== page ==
All About Social Distancing for COVID-19
Written by Shrinidhi Sathish l Originally published March 17, 2020
First of all, what even is “social distancing”? It means exactly what it seems like it does, but it exists for purposes that are far more crucial than what you may assume.
You’ve probably heard a variety of terms used to describe the fight against COVID-19, including “isolation”, “quarantine”, etc. They all have distinct definitions and should not be used interchangeably, as they each represent their own degree of intensity.
According to Johns Hopkins Medicine, social distancing is deliberately increasing the physical space (to at least 6 feet) between people to avoid spreading illness. Quarantine is used for people who have been exposed to the coronavirus and are at risk of infecting others. Isolation is used for people who have tested positive for the illness.
What all of these terms have in common is one thing: staying away from others in order to prevent the coronavirus from being transmitted further.
For the vast majority of you, your current stage is social distancing, unless you happen to be in special circumstances and fit into one of the other categories. You may be wondering why social distancing is so critical l to understand. You may be thinking to yourself, “Why can’t I leave my house if cases are going to rise regardless?”
You may be looking fondly at the restaurant across the street from where you live, longing to eat there with your friends now that you finally have time off from school or work. If you yield to these dangerous temptations, it could have serious consequences for the state of public health in these dire times.
To break down these implications, let me first explain what another term means: “flattening the curve.” This refers to using preventative practices in order to slow the rate of COVID-19 infection, so hospitals have room, supplies, and doctors for all of the patients who need care, as stated by Johns Hopkins Medicine.
The main purpose of taking precautions such as working from home, closing schools, cancelling events, etc. is to ensure that our healthcare system will not become overwhelmed, as is occurring in Italy. Not following such measures could lead to the shortage of equipment and staff that are essential to the treatment of patients, as hospitals experience a surge of new cases.
Another significant factor to consider is the reproductive number of the coronavirus, which is currently in the range of 1.4 to 6.5, with an average of 3.3, according to the University of California San Francisco. This means that an individual who is infected with COVID-19 will go on to infect roughly that many more people.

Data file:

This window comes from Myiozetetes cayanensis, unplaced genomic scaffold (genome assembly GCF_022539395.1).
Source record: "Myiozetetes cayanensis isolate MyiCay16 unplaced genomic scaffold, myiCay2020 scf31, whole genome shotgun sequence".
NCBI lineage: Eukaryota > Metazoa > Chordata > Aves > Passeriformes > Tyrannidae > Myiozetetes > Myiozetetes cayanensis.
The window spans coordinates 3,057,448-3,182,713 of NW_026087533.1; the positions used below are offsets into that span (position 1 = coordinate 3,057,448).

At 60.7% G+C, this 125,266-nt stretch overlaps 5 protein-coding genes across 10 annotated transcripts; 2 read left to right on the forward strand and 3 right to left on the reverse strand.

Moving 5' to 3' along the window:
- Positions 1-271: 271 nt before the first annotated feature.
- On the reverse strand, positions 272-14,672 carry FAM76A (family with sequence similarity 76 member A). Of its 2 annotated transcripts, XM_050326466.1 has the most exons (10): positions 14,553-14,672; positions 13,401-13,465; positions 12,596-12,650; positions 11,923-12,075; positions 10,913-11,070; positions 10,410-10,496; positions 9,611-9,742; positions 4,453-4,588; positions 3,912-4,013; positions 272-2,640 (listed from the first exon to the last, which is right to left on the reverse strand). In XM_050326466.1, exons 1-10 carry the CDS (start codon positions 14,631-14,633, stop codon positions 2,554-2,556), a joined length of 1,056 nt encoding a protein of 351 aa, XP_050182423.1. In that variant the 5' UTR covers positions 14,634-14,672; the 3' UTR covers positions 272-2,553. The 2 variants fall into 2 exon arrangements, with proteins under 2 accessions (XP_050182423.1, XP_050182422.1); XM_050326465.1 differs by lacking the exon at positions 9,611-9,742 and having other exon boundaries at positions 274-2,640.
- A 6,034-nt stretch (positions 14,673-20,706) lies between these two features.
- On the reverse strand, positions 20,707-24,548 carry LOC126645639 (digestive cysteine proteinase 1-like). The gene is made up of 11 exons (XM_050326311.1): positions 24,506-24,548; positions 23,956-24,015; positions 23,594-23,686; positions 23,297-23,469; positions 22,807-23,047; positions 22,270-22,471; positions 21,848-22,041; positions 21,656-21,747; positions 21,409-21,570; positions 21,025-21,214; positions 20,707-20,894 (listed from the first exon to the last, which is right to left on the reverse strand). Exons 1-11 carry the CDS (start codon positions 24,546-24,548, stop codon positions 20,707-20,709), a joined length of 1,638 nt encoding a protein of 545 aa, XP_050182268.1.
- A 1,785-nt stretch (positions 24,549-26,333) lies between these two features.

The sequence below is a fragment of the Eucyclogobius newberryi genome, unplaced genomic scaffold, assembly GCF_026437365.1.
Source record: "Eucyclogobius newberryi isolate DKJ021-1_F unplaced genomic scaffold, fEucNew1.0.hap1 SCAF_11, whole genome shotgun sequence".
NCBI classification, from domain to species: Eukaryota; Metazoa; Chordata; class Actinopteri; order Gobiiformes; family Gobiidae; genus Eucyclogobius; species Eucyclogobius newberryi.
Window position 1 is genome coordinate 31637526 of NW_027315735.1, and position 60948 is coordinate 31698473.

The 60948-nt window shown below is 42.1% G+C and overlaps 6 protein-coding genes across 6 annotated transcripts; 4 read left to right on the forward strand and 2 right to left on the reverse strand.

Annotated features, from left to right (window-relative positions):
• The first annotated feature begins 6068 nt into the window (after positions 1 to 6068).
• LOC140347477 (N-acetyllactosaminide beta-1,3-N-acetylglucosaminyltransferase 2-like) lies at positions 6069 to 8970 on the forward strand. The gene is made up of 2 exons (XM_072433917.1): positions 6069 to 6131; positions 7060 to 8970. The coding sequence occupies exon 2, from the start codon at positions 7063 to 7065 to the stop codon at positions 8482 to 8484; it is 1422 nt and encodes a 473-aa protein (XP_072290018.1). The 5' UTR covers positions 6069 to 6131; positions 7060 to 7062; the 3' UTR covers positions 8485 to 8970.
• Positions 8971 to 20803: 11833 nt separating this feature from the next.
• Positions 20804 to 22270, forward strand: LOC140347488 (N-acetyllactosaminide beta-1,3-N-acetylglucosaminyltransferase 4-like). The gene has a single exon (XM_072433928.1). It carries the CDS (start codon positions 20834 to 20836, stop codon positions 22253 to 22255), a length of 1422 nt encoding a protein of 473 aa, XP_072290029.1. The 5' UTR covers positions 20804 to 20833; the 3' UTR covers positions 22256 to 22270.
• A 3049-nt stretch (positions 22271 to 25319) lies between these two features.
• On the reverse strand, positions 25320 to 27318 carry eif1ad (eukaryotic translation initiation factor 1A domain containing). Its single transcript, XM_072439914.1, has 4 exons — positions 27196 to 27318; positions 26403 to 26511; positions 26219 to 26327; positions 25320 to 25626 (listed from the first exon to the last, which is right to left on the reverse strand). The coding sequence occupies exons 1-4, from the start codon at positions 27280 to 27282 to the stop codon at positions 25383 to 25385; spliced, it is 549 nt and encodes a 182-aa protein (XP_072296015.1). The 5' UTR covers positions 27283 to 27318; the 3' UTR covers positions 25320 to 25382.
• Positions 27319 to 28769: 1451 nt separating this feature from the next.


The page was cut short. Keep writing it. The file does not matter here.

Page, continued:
Additionally, the incubation period for COVID-19 is 2-14 days, meaning that an individual may not show any symptoms for up to two weeks after being infected. During this period of time, that person could unknowingly infect tens, hundreds, even thousands of other people just by attending a gathering. Coming into contact with anyone is a risk not worth taking.
Last but not least, some experts state that more than 120 million Americans may eventually be afflicted by this disease. If even a fraction of those people are in critical condition, it would surpass the 98,000 intensive care unit beds and 62,000 full-feature ventilators available in the U.S., rendering an even more catastrophic situation that would be unfavorable to see.
Taking into account these statistics, you must now realize that the coronavirus is not just an ordinary sickness. It is an unprecedented virus with a strain that is unfamiliar to the body’s immune system, so it should be treated as such. In a global *pandemic of this magnitude, even stepping outside of your house for unnecessary reasons is a gamble.
Ignorance cannot be tolerated. It is of utmost importance for every single person on this earth to comply with preventative measures that have been recommended by governments and public health centers. Take responsibility not only for your life, but also the lives of others. Think long and hard before you take a risk that could endanger humanity.
Touching a surface, shaking a hand, hugging a friend - all could result in deaths.
This is not called being dramatic. It’s the harsh reality. It’s the truth that we all must face.
*Pandemic: A pandemic is the “worldwide spread of a new disease,” according to the WHO.
Coronavirus, Social Distancing and Self Quarantine. (n.d.). Retrieved from https://www.hopkinsmedicine.org/health/conditions-and-diseases/coronavirus/coronavirus-social-distancing-and-self-quarantine
Interim US Guidance for Risk Assessment and Public Health Management of Persons with Potential Coronavirus Disease 2019 (COVID-19) Exposures: Geographic Risk and Contacts of Laboratory-confirmed Cases. (2020, March 7). Retrieved from https://www.cdc.gov/coronavirus/2019-ncov/php/risk-assessment.html
Specktor, B. (2020, March 16). Coronavirus: What is 'flattening the curve,' and will it work? Retrieved March 17, 2020, from LiveScience website: https://www.livescience.com/coronavirus-flatten-the-curve.htm
The Extraordinary Decisions Facing Italian Doctors. (2020, March 13). Retrieved from https://www.theatlantic.com/ideas/archive/2020/03/who-gets-hospital-bed/607807/
WHO declares the outbreak of the new coronavirus is a pandemic. (2020, March 11). Retrieved March 17, 2020, from The Verge website: https://www.theverge.com/2020/3/11/21156325/coronavirus-pandemic-who-declares-covid-19-outbreak-global-h1n1
Why Experts Are Urging Social Distancing to Combat Coronavirus Outbreak. (2020, March 13). Retrieved from https://www.ucsf.edu/news/2020/03/416906/why-experts-are-urging-social-distancing-combat-coronavirus-outbreak